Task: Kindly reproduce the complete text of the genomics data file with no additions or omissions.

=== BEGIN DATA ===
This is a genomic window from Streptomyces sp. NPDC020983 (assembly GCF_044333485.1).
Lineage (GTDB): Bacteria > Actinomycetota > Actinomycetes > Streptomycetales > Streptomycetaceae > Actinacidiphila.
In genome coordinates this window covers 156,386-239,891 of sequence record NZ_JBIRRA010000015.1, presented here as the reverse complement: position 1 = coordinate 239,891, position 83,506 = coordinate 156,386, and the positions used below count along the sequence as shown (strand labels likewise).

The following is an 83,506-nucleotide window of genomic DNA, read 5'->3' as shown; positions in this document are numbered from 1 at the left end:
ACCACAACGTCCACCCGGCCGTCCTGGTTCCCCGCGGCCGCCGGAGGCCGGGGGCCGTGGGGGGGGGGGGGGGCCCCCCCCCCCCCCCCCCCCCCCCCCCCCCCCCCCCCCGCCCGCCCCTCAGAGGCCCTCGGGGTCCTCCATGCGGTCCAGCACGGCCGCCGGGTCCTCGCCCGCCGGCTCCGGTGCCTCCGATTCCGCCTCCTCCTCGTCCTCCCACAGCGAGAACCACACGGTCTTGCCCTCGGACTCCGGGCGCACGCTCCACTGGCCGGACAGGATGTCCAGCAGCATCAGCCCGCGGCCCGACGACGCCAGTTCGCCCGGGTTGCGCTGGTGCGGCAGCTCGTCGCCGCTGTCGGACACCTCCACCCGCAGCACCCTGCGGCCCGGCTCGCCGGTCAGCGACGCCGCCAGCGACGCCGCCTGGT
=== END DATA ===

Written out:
This is a genomic window from Streptomyces sp. NPDC020983 (assembly GCF_044333485.1).
Lineage (GTDB): Bacteria > Actinomycetota > Actinomycetes > Streptomycetales > Streptomycetaceae > Actinacidiphila.
In genome coordinates this window covers 156,386-239,891 of sequence record NZ_JBIRRA010000015.1, presented here as the reverse complement: position 1 = coordinate 239,891, position 83,506 = coordinate 156,386, and the positions used below count along the sequence as shown (strand labels likewise).

The following is an 83,506-nucleotide window of genomic DNA, read 5'->3' as shown; positions in this document are numbered from 1 at the left end:
ACCACAACGTCCACCCGGCCGTCCTGGTTCCCCGCGGCCGCCGGAGGCCGGGGGCCGTGGGGGGGGGGGGGGGCCCCCCCCCCCCCCCCCCCCCCCCCCCCCCCCCCCCCCGCCCGCCCCTCAGAGGCCCTCGGGGTCCTCCATGCGGTCCAGCACGGCCGCCGGGTCCTCGCCCGCCGGCTCCGGTGCCTCCGATTCCGCCTCCTCCTCGTCCTCCCACAGCGAGAACCACACGGTCTTGCCCTCGGACTCCGGGCGCACGCTCCACTGGCCGGACAGGATGTCCAGCAGCATCAGCCCGCGGCCCGACGACGCCAGTTCGCCCGGGTTGCGCTGGTGCGGCAGCTCGTCGCCGCTGTCGGACACCTCCACCCGCAGCACCCTGCGGCCCGGCTCGCCGGTCAGCGACGCCGCCAGCGACGCCGCCTGGT